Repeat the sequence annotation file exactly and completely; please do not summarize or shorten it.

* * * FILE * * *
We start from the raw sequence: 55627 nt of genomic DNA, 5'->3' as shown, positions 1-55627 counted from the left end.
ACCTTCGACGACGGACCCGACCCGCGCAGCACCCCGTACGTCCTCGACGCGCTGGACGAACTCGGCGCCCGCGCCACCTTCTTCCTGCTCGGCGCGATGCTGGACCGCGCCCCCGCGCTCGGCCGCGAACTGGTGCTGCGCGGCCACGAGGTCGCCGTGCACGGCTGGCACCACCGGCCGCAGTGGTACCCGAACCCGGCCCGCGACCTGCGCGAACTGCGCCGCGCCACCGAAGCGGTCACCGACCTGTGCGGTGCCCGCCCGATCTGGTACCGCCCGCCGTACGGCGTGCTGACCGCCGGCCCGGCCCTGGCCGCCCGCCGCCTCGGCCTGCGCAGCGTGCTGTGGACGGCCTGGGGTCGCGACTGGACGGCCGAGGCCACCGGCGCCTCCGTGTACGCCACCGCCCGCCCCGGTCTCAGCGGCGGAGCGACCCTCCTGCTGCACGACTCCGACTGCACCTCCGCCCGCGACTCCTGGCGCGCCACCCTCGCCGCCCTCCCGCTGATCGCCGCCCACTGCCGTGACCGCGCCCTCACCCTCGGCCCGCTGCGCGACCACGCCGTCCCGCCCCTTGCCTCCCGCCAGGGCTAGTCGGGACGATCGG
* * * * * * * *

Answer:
We start from the raw sequence: 55627 nt of genomic DNA, 5'->3' as shown, positions 1-55627 counted from the left end.
ACCTTCGACGACGGACCCGACCCGCGCAGCACCCCGTACGTCCTCGACGCGCTGGACGAACTCGGCGCCCGCGCCACCTTCTTCCTGCTCGGCGCGATGCTGGACCGCGCCCCCGCGCTCGGCCGCGAACTGGTGCTGCGCGGCCACGAGGTCGCCGTGCACGGCTGGCACCACCGGCCGCAGTGGTACCCGAACCCGGCCCGCGACCTGCGCGAACTGCGCCGCGCCACCGAAGCGGTCACCGACCTGTGCGGTGCCCGCCCGATCTGGTACCGCCCGCCGTACGGCGTGCTGACCGCCGGCCCGGCCCTGGCCGCCCGCCGCCTCGGCCTGCGCAGCGTGCTGTGGACGGCCTGGGGTCGCGACTGGACGGCCGAGGCCACCGGCGCCTCCGTGTACGCCACCGCCCGCCCCGGTCTCAGCGGCGGAGCGACCCTCCTGCTGCACGACTCCGACTGCACCTCCGCCCGCGACTCCTGGCGCGCCACCCTCGCCGCCCTCCCGCTGATCGCCGCCCACTGCCGTGACCGCGCCCTCACCCTCGGCCCGCTGCGCGACCACGCCGTCCCGCCCCTTGCCTCCCGCCAGGGCTAGTCGGGACGATCGG